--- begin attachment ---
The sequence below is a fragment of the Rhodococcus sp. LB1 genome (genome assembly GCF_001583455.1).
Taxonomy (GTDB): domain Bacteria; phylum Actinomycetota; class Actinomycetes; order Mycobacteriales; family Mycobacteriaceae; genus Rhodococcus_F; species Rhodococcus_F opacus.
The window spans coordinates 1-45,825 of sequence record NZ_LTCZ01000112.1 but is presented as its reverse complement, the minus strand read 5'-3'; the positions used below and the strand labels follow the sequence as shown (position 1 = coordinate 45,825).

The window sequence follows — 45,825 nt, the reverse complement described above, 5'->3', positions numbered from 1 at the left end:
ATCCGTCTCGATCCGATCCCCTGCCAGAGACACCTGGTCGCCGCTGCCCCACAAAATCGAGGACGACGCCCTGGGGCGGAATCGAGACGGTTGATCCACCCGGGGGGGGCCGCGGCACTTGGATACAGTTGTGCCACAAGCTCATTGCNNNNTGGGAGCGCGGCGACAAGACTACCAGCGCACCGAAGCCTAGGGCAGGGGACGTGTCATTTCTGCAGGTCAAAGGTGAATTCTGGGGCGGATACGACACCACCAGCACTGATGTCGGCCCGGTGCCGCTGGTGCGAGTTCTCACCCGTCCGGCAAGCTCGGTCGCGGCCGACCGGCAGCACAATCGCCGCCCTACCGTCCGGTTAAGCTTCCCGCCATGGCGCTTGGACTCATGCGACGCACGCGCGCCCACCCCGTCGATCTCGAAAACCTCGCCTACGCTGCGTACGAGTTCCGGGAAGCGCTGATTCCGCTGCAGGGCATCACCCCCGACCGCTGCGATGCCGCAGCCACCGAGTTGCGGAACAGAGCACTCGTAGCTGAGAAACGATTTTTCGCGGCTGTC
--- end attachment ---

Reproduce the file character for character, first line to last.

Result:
The sequence below is a fragment of the Rhodococcus sp. LB1 genome (genome assembly GCF_001583455.1).
Taxonomy (GTDB): domain Bacteria; phylum Actinomycetota; class Actinomycetes; order Mycobacteriales; family Mycobacteriaceae; genus Rhodococcus_F; species Rhodococcus_F opacus.
The window spans coordinates 1-45,825 of sequence record NZ_LTCZ01000112.1 but is presented as its reverse complement, the minus strand read 5'-3'; the positions used below and the strand labels follow the sequence as shown (position 1 = coordinate 45,825).

The window sequence follows — 45,825 nt, the reverse complement described above, 5'->3', positions numbered from 1 at the left end:
ATCCGTCTCGATCCGATCCCCTGCCAGAGACACCTGGTCGCCGCTGCCCCACAAAATCGAGGACGACGCCCTGGGGCGGAATCGAGACGGTTGATCCACCCGGGGGGGGCCGCGGCACTTGGATACAGTTGTGCCACAAGCTCATTGCNNNNTGGGAGCGCGGCGACAAGACTACCAGCGCACCGAAGCCTAGGGCAGGGGACGTGTCATTTCTGCAGGTCAAAGGTGAATTCTGGGGCGGATACGACACCACCAGCACTGATGTCGGCCCGGTGCCGCTGGTGCGAGTTCTCACCCGTCCGGCAAGCTCGGTCGCGGCCGACCGGCAGCACAATCGCCGCCCTACCGTCCGGTTAAGCTTCCCGCCATGGCGCTTGGACTCATGCGACGCACGCGCGCCCACCCCGTCGATCTCGAAAACCTCGCCTACGCTGCGTACGAGTTCCGGGAAGCGCTGATTCCGCTGCAGGGCATCACCCCCGACCGCTGCGATGCCGCAGCCACCGAGTTGCGGAACAGAGCACTCGTAGCTGAGAAACGATTTTTCGCGGCTGTC